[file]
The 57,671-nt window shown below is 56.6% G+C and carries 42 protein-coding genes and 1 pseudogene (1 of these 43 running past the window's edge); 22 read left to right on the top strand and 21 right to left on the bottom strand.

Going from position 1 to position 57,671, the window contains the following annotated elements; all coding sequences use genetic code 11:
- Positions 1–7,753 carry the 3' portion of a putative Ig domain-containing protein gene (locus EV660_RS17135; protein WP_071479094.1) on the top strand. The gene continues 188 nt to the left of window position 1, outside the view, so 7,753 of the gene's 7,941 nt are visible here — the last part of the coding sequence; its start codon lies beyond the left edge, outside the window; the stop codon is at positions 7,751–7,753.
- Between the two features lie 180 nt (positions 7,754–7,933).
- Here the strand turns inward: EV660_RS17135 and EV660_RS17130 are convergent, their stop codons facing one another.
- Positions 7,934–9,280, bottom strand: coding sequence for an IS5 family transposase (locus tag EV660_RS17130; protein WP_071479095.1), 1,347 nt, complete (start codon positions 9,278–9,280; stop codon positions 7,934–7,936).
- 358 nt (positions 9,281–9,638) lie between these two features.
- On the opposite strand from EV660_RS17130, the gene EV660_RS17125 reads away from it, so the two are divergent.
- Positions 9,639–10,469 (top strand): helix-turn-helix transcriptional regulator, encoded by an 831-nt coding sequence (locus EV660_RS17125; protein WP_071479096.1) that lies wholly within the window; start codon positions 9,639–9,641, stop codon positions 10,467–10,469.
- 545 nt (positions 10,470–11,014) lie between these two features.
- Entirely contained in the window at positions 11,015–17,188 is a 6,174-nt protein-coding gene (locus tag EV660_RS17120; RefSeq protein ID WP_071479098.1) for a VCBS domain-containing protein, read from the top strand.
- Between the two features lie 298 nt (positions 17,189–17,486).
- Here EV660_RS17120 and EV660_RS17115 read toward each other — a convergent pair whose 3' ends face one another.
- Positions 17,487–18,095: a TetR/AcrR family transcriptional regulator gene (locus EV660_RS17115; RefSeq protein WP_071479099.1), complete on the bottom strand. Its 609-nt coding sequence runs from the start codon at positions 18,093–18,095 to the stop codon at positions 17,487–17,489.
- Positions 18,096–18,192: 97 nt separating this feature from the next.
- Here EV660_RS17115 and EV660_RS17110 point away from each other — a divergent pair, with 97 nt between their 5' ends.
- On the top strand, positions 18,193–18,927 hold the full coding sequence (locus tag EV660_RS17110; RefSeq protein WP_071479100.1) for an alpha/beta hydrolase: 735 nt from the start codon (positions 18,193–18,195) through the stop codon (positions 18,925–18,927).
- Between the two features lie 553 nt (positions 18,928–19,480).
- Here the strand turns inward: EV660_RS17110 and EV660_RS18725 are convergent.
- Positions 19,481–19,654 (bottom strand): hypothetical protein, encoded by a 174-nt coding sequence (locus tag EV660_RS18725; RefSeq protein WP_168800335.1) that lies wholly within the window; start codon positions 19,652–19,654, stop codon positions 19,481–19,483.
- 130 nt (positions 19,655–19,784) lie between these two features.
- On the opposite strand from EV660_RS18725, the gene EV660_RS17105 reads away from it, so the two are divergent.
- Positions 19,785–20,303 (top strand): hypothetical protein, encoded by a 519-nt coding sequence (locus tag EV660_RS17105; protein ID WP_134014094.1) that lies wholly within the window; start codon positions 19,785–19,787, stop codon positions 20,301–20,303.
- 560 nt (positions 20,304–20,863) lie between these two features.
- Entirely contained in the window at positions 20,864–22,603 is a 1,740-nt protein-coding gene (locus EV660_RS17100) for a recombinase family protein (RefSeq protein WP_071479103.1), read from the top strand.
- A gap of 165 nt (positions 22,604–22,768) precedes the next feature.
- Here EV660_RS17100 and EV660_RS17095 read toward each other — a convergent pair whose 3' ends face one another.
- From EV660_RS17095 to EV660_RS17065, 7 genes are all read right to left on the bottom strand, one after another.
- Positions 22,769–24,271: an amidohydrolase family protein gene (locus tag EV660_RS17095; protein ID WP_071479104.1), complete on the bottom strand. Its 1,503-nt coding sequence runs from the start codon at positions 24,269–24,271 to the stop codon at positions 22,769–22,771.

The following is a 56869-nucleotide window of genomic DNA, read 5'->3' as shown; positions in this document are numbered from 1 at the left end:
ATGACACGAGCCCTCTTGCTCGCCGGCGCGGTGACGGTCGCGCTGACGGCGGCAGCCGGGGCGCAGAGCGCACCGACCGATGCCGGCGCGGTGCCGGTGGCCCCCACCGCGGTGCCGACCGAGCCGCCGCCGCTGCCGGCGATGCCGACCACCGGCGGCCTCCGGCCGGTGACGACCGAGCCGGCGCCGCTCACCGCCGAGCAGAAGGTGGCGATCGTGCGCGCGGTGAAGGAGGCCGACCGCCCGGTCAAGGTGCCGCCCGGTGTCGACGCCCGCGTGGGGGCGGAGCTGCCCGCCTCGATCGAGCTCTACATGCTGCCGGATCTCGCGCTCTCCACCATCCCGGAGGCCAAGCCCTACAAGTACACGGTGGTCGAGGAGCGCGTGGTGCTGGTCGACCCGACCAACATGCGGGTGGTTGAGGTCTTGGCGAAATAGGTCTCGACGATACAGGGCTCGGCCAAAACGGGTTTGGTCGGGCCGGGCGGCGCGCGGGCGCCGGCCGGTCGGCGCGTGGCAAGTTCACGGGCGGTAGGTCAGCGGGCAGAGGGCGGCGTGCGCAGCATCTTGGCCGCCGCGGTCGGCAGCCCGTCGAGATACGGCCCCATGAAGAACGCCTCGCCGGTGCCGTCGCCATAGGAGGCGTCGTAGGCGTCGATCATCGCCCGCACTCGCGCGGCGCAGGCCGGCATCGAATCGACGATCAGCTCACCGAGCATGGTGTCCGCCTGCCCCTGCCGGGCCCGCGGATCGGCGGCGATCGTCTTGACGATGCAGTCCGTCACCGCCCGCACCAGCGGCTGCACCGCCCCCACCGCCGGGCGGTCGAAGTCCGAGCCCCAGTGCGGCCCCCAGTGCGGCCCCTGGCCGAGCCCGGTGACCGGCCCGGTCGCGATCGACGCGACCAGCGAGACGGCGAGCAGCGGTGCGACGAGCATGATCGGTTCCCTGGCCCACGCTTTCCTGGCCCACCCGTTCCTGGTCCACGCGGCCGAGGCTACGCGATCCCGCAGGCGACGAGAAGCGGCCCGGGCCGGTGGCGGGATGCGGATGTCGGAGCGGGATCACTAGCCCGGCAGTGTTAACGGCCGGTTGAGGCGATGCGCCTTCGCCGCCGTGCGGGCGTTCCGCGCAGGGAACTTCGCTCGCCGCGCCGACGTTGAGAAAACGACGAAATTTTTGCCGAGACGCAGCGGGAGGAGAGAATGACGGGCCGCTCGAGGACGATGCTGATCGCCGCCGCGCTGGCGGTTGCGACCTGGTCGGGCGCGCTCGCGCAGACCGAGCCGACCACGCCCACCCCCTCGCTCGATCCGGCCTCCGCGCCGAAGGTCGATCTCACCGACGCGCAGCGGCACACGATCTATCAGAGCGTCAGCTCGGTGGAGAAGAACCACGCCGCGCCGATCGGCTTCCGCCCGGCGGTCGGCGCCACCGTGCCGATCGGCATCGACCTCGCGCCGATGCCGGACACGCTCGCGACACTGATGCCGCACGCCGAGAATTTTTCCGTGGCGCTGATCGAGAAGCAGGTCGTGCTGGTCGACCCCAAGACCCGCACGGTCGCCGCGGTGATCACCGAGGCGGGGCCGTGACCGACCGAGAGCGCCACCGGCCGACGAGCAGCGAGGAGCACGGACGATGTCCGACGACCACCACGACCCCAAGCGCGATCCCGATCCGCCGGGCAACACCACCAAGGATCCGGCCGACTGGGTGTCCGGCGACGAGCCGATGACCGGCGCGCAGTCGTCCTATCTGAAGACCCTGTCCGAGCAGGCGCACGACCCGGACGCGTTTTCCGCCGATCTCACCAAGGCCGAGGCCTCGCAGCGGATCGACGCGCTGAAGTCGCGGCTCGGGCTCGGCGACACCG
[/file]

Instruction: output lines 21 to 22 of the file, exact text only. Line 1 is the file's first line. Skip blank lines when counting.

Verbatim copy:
- 130 nt (positions 19,655–19,784) lie between these two features.
- On the opposite strand from EV660_RS18725, the gene EV660_RS17105 reads away from it, so the two are divergent.